The simulations presented here are the largest BNS simulations performed with the BAM code so far. We used allocations at the HPC clusters SuperMUC (Germany), JURECA (Germany), Stampede (US), and Marconi (Italy), and utilized a total million CPU hours. Our largest production runs use but an optimal setup for simulations with is currently under investigation with preliminary results ongoing. The most demanding setups run on about 1000 compute cores with a total runtime of approximately 2-3 months.

Iv Waveform Error budget

Fig. 5: Phase differences between different resolutions versus retarded time for configurations SLy (top panel) and H4 (bottom panel). The rescaling factor is chosen such that each rescaled (i.e. dashed) line would coincide with the line from the next lower resolution phase difference for exact second order convergence. The vertical lines mark the moment of merger (peak of the GW amplitude) for different resolutions.

The main uncertainties in GWs obtained from numerical simulations are (I) errors caused by the discretization of the underlying continuum problem and (II) errors due to the extraction of GWs at finite radii. An additional source of error is the artificial atmosphere (necessary for the simulation of low density regions) and the related possible violation of rest mass conservation. Fortunately, this effect is subdominant and converges to zero with increasing resolution and it is therefore included in (I).

Considering error (I) any finite-differencing approximation computed at resolution can be written as

(3)

where is the continuum solution for , and the convergence order. Although it is impossible to compute one can extrapolate from a dataset with different resolutions to obtained a more accurate result. A way to proceed is to consider Richardson extrapolation [49]. This requires a dataset at different finite resolutions and an accurate measure of the convergence order .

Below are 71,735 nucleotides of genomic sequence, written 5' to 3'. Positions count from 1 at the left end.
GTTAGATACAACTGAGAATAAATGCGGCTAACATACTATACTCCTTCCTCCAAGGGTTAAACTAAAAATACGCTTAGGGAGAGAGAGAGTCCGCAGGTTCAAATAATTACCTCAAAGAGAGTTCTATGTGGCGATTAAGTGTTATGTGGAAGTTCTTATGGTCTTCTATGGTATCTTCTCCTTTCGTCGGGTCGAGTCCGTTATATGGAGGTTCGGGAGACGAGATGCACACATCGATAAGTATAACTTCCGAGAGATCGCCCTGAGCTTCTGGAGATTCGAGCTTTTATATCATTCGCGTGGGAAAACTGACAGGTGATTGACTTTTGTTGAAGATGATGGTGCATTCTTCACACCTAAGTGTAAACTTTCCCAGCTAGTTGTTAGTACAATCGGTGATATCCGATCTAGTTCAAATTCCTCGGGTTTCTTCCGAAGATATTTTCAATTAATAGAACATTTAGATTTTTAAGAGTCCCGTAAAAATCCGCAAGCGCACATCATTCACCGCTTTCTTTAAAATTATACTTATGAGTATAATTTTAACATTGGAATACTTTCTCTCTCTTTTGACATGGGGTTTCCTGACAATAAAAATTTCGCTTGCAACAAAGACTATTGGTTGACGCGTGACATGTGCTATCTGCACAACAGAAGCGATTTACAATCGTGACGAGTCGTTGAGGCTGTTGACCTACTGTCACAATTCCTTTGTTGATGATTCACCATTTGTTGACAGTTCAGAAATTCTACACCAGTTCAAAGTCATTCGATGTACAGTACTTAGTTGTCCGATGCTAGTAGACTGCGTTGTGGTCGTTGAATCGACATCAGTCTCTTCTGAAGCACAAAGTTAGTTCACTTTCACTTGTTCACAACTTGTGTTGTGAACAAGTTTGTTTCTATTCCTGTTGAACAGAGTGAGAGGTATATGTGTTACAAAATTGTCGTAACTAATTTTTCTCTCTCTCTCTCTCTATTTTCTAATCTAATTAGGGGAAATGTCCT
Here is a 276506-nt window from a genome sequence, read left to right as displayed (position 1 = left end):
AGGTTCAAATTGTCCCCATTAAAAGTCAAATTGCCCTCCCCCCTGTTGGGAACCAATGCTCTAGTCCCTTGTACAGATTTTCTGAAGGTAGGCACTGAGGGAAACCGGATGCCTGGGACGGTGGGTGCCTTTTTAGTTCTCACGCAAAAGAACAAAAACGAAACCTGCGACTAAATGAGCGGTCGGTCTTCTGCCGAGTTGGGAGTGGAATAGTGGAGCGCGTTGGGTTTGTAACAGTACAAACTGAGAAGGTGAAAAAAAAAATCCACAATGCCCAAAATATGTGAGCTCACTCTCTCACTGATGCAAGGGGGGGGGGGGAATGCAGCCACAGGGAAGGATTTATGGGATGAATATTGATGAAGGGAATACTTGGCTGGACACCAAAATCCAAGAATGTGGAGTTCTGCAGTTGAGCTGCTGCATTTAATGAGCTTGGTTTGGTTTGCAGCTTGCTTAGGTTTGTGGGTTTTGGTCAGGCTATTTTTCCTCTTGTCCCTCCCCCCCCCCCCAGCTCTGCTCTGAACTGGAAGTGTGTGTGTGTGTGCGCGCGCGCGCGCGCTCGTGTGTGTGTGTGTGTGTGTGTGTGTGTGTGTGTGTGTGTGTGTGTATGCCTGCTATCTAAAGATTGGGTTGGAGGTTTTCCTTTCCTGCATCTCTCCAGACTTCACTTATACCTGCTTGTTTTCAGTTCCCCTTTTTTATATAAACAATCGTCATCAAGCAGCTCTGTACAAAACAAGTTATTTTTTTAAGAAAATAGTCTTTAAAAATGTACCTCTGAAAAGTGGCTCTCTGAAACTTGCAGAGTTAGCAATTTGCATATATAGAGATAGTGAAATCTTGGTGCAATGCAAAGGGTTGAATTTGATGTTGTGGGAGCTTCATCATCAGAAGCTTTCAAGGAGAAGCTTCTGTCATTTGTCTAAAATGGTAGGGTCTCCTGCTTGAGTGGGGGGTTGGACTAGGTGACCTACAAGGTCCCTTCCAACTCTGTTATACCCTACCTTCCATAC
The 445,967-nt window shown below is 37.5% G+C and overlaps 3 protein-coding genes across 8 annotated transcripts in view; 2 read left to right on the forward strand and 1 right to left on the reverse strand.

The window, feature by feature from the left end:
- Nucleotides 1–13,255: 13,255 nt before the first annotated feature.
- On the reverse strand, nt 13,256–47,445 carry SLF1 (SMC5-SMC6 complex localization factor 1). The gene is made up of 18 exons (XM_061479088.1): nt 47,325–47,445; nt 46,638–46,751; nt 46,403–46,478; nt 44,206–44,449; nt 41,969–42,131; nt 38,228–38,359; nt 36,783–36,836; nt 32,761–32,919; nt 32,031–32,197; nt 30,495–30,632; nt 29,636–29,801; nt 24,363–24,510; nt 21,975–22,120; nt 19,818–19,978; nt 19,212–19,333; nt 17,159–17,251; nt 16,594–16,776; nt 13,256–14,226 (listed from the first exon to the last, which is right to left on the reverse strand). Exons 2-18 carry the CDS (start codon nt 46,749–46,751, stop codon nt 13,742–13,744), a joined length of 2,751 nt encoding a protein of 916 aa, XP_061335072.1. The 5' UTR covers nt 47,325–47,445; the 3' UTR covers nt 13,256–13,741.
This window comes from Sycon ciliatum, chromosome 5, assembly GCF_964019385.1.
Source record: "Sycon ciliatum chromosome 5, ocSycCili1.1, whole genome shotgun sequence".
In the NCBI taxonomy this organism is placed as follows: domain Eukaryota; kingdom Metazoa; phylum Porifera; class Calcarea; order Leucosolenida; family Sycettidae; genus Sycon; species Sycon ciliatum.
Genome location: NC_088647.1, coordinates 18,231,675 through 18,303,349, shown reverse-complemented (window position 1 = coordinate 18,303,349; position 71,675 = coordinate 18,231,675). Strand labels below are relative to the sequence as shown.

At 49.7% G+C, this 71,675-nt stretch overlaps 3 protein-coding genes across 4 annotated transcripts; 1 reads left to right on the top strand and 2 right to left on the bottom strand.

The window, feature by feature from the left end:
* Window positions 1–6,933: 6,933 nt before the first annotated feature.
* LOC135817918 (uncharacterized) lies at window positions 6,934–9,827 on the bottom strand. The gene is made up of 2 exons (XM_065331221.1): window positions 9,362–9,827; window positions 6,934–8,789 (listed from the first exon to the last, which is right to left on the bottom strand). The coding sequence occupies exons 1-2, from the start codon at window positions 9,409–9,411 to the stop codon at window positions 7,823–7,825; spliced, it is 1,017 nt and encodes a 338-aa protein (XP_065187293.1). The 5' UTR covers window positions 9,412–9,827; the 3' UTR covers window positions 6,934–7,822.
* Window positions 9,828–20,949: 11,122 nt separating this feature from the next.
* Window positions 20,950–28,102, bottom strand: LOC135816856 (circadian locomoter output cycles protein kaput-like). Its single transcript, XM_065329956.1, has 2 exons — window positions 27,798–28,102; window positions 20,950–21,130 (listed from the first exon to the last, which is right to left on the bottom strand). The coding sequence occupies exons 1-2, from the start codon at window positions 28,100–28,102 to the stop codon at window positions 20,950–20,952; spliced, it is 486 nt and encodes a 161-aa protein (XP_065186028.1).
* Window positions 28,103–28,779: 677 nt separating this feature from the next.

While BAM’s flux scheme based on reconstruction of characteristic fields [45, 46, 47] and a WENOZ scheme [48] can achieve fifth order convergence for smooth matter fields, we do not find such high convergence orders for our simulations. Ref. [13] pointed out that the surface of the neutron star, which is only continuous, leads to non-ideal weights in the WENOZ reconstruction and consequently to second order convergence.

Second order convergence is, however, achieved independently of the particular details of the numerical simulation, i.e. configuration parameters and grid setup. As exemplary cases we present phase differences for SLy (top panel) and H4 (bottom panel) in Fig. 5. No alignment of the waveforms has been performed at the beginning of the simulations. For both setups second order convergence is achieved almost up to the moment of merger. We mark the moment of merger (the time where the GW amplitude peaks) for different resolutions by vertical colored lines. This allows us to use our datasets for Richardson extrapolation and construct a more accurate waveform.

To mitigate errors due to extraction at a finite radius (II), we evaluate the waveform at different radii with and extrapolate the phase and amplitude to infinite radius using a polynomial of order ,

(4)

Figure 6 present as an exemplary case the phase differences between finite radii extracted waveforms and polynomial extrapolated waveforms with (top panel) and (bottom panel) for MS1b. We obtain similar results independent of the chosen extrapolation order, cf. bottom panel of Fig. 6 for the phase differences between extrapolation order , and . However, for higher extrapolation orders we find spurious oscillations and that the extrapolation is less robust, i.e. it depends more on the chosen extraction radii. Therefore, we have decided to use extrapolation. The error is estimated by computing the phase difference with respect to a waveform extracted at finite radius of . Notice that this error is a conservative estimate since also larger extraction radii are available to validate the results and the phase difference between different extrapolation orders is basically zero. While during the inspiral the finite radii extrapolation dominates the overall error budget, close to the merger errors due to the numerical discretization dominate.